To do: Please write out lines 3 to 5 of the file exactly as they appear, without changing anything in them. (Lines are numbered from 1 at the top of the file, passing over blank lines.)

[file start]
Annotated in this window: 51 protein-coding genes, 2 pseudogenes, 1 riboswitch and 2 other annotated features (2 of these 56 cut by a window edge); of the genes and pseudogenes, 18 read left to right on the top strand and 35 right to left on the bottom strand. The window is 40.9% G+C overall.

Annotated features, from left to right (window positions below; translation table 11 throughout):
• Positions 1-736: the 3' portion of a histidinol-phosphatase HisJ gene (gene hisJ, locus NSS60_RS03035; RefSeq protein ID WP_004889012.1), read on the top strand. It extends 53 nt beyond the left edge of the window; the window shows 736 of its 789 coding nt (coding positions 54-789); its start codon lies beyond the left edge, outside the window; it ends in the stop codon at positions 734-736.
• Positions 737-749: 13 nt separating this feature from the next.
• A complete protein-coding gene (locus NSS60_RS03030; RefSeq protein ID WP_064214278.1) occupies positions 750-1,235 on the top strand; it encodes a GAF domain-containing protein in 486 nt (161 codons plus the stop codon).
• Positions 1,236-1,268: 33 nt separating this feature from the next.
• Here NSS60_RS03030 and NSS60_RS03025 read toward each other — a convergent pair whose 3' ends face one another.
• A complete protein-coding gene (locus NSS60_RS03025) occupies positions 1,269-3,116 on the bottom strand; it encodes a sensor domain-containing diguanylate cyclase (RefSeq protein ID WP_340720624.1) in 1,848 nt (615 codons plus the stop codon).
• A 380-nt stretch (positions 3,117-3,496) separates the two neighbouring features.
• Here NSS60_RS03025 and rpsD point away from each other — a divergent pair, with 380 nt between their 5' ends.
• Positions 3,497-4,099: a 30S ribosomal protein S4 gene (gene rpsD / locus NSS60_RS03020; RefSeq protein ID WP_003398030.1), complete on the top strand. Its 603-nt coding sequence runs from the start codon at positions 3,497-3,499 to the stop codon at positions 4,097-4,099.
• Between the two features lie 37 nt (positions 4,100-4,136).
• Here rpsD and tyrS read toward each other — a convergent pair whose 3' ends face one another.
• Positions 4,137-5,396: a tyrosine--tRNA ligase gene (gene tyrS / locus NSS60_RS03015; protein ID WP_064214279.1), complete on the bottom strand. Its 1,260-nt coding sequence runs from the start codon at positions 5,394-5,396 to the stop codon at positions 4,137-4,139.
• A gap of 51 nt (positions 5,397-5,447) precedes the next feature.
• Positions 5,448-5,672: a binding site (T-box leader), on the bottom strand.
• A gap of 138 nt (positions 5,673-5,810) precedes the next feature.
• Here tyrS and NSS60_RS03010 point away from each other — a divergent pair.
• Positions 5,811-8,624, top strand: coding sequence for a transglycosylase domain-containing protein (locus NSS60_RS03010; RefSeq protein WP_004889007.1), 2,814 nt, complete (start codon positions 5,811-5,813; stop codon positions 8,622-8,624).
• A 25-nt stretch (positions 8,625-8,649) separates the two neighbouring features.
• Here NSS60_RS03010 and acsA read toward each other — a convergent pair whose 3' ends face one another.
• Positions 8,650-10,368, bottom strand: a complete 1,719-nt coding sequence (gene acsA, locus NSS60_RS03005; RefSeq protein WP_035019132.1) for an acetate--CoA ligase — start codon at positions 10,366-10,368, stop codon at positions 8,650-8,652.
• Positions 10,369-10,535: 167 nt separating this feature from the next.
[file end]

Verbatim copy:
• Positions 1-736: the 3' portion of a histidinol-phosphatase HisJ gene (gene hisJ, locus NSS60_RS03035; RefSeq protein ID WP_004889012.1), read on the top strand. It extends 53 nt beyond the left edge of the window; the window shows 736 of its 789 coding nt (coding positions 54-789); its start codon lies beyond the left edge, outside the window; it ends in the stop codon at positions 734-736.
• Positions 737-749: 13 nt separating this feature from the next.
• A complete protein-coding gene (locus NSS60_RS03030; RefSeq protein ID WP_064214278.1) occupies positions 750-1,235 on the top strand; it encodes a GAF domain-containing protein in 486 nt (161 codons plus the stop codon).